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Maurice L. Peterson

Professor of Agronomy, Emeritus




Maurice Lewellan Peterson was born on December 30, 1913 at Lyons, Nebraska and died at his home in Davis, California on August 6, 2002. His early education was at a country school with eight grades taught by one teacher as was customary in rural Nebraska at that time. He graduated from Lyons High School in 1931 and then helped his father operate the family farm until 1934. In the fall of 1934, he entered the University of Nebraska at Lincoln, graduating in 1938 with a B.S. in agronomy. In August of that year he married Katharine A. Jones who had received her B.S. degree also at UNL in 1937 in home economics. The following two years, they lived at Manhattan, Kansas, where Dr. Peterson received his M.S. in plant breeding at Kansas State College.


In July 1940, Peterson accepted a position as junior agronomist with the U.S. Department of Agriculture at the Southern Great Plains Field Station, Woodward, Oklahoma. Here he began the country's first plant breeding activities with the native grasses adapted to the arid Great Plains to develop strains that could be used for revegetation of lands that had been abandoned from wheat production after World War I.


In 1943, Dr. Peterson enrolled in graduate study at Iowa State University and received his Ph.D. degree in plant physiology in 1946 under the direction of Professor Walter E. Loomis. His Ph.D. research focused on flowering-responses in plants, especially photoperiodism and vernalization. He maintained that interest throughout his career, resuming research with rice, wheat and oat after his long period of administrative service, noted below. Dr. Peterson remained at Iowa State University in a research position until 1948 when he joined the UC Davis faculty as assistant professor of agronomy. He continued his research on forage plants, especially ryegrass and clovers, while initiating a new program in improvement of irrigated pastures.


Much of Dr. Peterson's career was devoted to the University and public service. He was chairman of the Department of Agronomy from 1952 until 1959 and returned to research and teaching until 1962 when he was invited to serve as director of The Agricultural Experiment Station with headquarters at the UC Office of the President at Berkeley with responsibilities for agricultural research programs at Davis, Berkeley, Los Angeles, and Riverside campuses. Soon thereafter, he was named the first University dean of agriculture, a position he held until 1967 when he resumed his teaching and research on the Davis campus. He developed a popular course on agricultural research administration that was much appreciated by international graduate students. From 1967 until his retirement he made numerous contributions in rice research. He established the Rice Research Facility on the Davis campus and developed a research program on cold tolerance in rice. He had a leadership role for University and industry collaboration in rice research and was instrumental in developing a long-term rice research funding program with the California rice growers. Results from his research assisted rice breeders in selecting varieties that could be grown in cooler regions of California. He maintained a liaison role with rice growers for several years after retirement and promoted cooperative projects with the Rice Research Center at Biggs, CA.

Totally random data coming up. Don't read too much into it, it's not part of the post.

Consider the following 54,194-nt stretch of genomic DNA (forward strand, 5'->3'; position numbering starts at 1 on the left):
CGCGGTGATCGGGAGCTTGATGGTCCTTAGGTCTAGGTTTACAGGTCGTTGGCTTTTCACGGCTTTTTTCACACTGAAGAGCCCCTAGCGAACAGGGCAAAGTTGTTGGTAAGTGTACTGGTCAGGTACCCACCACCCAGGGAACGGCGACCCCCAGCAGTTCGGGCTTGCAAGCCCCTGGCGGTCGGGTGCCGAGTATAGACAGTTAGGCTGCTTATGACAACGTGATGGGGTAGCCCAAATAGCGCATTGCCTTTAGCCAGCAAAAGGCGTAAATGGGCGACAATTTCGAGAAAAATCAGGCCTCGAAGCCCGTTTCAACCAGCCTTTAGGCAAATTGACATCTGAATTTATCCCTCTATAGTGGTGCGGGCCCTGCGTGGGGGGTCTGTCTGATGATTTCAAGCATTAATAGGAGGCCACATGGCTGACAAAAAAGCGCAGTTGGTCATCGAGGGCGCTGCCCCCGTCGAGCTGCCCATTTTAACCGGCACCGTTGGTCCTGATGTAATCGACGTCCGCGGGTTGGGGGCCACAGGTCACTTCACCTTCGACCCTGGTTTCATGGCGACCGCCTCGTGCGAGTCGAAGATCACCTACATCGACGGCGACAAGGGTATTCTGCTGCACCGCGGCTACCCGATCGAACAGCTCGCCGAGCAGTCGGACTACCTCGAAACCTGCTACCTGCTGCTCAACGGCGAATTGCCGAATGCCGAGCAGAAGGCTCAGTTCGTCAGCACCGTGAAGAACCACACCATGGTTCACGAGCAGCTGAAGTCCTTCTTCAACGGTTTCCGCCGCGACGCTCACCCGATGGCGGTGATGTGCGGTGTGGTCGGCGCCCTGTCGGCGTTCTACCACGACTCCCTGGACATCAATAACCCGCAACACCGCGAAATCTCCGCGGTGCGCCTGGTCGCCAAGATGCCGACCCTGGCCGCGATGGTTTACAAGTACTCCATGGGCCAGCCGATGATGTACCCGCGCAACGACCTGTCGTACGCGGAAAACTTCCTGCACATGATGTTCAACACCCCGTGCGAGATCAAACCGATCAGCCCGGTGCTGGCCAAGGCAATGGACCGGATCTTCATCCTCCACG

He was an influential representative of the University in international affairs and programs. He was a member of the Research Advisory Committee of the U.S. Agency for International Development from 1963 to 1981. In this position, he reviewed research proposals for various countries in South America, Africa, and Asia. As a member of the Planning Council for the Ford Foundation (1964-66), he was instrumental in establishing a large Ford Foundation-sponsored program with the University of California and the University of Chile. In 1966, he was appointed to a 14-member team under the leadership of Secretary of Agriculture, Orville Freeman, to provide President Johnson with an overview of U.S.-sponsored agricultural development programs in Vietnam. He provided leadership in winning a collaborative rice improvement research program for the University of California and the Government of Egypt. He directed this highly successful program from 1979 to 1982. In 1966, he and his wife were invited guests for a 20-day visit to Romania by the Romanian Higher Council of Agriculture.


Dr. Peterson retired in 1981 after 33 years of service to the University of California. In that same year, he received an Honorary Doctor of Science from his alma mater, the University of Nebraska. He received the University of California's Division of Agricultural Sciences Citation for Outstanding Public Service and Leadership. He was a Fellow in the American Society of Agronomy and President of the Crop Science Society of America in 1959.


Pete, as he was affectionately known, is remembered for his long and unselfish service as a Department administrator, an effective dean of agriculture in the UC Office of the President, a sensitive and effective mentor of graduate students, a productive research agronomist, and for his leadership in developing innovative research and development programs for California and global agriculture.


He is survived by his wife of 68 years and three sons, David of Madison, Wisconsin; James of Sunnyvale, California; and Gary of Davis, California.


Jim Hill

Bill Rains
Cal Qualset